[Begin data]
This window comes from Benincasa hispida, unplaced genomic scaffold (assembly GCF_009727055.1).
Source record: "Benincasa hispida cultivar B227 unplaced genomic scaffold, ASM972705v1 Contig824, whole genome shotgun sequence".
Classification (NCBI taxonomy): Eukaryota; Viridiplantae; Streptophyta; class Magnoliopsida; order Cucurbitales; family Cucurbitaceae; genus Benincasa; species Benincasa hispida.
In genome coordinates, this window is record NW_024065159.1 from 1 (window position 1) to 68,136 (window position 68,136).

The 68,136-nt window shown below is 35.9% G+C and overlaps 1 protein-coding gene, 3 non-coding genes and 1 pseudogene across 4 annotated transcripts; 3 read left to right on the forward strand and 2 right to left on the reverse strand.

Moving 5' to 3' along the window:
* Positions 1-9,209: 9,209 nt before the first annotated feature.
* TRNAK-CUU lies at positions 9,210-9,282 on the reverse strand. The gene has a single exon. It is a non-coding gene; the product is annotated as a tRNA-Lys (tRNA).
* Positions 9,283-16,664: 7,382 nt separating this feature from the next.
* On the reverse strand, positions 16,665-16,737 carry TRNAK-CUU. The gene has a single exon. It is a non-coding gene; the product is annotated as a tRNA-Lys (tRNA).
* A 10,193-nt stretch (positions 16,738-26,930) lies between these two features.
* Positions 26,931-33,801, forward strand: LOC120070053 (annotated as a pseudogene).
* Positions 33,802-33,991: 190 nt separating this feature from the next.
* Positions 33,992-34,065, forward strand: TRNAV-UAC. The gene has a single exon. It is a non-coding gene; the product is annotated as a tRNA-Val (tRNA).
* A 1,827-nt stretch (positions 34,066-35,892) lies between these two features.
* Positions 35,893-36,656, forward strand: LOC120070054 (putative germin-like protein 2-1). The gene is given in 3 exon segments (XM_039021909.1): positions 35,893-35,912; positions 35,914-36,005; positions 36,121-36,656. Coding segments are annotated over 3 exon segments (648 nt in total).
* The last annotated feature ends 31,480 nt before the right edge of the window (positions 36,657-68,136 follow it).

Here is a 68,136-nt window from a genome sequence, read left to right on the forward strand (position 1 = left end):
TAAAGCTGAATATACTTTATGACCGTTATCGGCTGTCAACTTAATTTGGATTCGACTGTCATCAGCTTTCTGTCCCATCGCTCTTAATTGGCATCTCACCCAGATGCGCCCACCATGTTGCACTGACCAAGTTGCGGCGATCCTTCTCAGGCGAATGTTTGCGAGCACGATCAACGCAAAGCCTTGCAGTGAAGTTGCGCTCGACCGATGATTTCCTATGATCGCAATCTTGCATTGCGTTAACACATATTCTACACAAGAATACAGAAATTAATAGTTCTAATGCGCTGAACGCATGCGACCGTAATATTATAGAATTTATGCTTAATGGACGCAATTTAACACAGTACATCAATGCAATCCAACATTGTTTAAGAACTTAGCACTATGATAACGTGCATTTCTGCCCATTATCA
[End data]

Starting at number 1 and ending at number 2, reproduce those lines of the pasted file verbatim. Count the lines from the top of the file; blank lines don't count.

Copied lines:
This window comes from Benincasa hispida, unplaced genomic scaffold (assembly GCF_009727055.1).
Source record: "Benincasa hispida cultivar B227 unplaced genomic scaffold, ASM972705v1 Contig824, whole genome shotgun sequence".